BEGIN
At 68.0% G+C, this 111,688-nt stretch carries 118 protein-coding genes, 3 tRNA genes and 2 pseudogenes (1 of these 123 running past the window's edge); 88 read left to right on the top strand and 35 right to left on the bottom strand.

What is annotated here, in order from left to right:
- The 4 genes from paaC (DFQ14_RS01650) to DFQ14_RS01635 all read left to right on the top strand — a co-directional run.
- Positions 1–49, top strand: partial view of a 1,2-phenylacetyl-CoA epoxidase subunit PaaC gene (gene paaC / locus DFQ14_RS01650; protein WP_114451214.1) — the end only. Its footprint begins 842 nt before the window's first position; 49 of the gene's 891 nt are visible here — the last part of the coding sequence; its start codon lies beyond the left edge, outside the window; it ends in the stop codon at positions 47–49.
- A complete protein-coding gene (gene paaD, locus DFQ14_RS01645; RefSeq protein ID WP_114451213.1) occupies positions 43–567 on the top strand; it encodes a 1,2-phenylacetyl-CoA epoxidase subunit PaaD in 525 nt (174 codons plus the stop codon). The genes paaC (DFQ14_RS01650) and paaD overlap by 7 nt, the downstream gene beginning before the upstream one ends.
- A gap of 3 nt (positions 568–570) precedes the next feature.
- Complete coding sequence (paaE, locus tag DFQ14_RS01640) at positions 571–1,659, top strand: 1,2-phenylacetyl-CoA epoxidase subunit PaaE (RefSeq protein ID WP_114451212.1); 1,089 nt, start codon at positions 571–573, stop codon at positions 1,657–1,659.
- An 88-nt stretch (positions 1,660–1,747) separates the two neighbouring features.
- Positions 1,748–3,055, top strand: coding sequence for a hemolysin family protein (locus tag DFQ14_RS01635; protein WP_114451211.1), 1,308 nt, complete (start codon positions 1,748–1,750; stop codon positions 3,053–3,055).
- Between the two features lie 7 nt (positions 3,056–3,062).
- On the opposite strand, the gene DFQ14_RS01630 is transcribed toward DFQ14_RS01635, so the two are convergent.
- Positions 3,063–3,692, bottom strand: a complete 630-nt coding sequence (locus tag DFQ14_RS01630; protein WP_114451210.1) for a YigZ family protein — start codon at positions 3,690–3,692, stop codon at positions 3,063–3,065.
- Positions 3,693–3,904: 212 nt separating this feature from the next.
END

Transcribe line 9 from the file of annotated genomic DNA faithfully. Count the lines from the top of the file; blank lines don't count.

- Positions 1,748–3,055, top strand: coding sequence for a hemolysin family protein (locus tag DFQ14_RS01635; protein WP_114451211.1), 1,308 nt, complete (start codon positions 1,748–1,750; stop codon positions 3,053–3,055).